In a well-intentioned but clumsy legislative maneuver known as the Smith Amendment, Congress in 2000 generally prohibited the Department of Defense from granting security clearances to individuals who had been convicted of a crime and sentenced to prison for more than a year.
“Because of the severity of the Amendment, many long-time, faithful employees of the government lost their clearances and their jobs for minor offenses occurring long ago,” notes attorney Sheldon Cohen in a new analysis (pdf) of the Smith Amendment.
The measure was modified somewhat in 2004 and both the original and the modified version allowed exceptions for “meritorious” cases. But both failed to articulate what constitutes a “meritorious” case that would justify an exception to the rule.
“There is nothing in the legislative history to indicate what standard Congress intended to be applied for granting waivers,” observed Cohen, a specialist in security clearance policy.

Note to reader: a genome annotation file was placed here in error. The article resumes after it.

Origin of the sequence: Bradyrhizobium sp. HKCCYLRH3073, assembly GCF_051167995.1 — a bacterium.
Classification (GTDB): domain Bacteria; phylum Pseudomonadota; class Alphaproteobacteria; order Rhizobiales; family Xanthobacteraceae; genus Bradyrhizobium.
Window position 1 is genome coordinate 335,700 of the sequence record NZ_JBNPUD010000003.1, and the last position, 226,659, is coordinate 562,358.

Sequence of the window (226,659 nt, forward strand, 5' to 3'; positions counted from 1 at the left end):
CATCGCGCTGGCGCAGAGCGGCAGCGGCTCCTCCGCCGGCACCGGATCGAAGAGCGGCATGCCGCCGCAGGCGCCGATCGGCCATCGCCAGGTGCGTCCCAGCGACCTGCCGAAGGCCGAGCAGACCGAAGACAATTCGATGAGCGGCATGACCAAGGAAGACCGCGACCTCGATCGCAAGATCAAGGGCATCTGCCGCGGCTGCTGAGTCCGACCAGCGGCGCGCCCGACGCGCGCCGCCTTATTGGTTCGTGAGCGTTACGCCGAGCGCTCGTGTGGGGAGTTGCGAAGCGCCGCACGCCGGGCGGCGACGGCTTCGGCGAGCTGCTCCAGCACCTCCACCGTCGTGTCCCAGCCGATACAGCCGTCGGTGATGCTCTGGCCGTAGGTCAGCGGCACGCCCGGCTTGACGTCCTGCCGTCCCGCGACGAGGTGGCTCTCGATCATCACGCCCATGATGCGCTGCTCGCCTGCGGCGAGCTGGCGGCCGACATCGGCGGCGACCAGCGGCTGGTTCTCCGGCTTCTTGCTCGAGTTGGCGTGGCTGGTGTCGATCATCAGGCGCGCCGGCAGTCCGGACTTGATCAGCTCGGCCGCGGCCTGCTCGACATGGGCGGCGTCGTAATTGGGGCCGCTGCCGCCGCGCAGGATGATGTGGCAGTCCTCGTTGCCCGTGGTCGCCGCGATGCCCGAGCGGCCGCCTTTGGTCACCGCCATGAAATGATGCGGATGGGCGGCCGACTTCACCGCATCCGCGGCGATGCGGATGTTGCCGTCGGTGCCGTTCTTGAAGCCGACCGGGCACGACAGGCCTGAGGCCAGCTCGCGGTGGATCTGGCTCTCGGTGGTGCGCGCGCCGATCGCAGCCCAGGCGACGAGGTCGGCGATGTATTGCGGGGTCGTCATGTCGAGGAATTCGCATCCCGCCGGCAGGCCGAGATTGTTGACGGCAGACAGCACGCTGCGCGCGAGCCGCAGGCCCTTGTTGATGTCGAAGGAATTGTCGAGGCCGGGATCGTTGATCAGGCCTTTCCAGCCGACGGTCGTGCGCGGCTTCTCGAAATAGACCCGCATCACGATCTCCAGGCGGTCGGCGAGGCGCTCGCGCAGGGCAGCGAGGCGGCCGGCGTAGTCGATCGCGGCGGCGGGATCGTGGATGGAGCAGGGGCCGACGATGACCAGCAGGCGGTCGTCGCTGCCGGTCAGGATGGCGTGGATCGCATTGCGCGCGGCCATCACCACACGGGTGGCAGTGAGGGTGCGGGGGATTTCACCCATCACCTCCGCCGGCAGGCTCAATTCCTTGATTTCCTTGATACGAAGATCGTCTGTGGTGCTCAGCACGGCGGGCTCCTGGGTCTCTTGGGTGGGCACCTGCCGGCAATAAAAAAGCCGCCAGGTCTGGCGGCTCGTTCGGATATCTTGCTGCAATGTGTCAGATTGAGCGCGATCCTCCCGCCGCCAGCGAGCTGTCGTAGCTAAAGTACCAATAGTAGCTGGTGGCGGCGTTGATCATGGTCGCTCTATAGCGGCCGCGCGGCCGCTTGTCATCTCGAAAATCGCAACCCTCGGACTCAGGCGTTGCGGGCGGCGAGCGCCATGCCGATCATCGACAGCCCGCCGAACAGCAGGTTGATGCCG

Cohen describes the evolution of the Smith Amendment, its ambiguities and the problems it has created. He concludes with a proposed set of principles for evaluating whether a particular individual qualifies for a meritorious exception to the Smith Amendment rule.
See “Smith Amendment Update” by Sheldon I. Cohen, December 2006.
Former national security advisor Sandy Berger is prohibited from handling classified material for at least three years as a result of his illicit removal of records from the National Archives in 2003, to which he pleaded guilty last year. Some startling new details of that case were presented in a declassified National Archives Inspector General report, obtained under the Freedom of Information Act by the Associated Press. See “How an Ex-Aide to President Clinton Stashed Classified Documents” by Josh Gerstein, New York Sun, December 21.
The National Security Council (NSC) Policy Coordinating Committee (PCC) on Records Access and Information Security Policy this week approved a “program of instruction” (pdf) to help promote reciprocity among agencies in granting security clearances.
Common frameworks for evaluating proposals leave this utility function implicit, often evaluating aspects of risk, uncertainty, and potential value independently and qualitatively.
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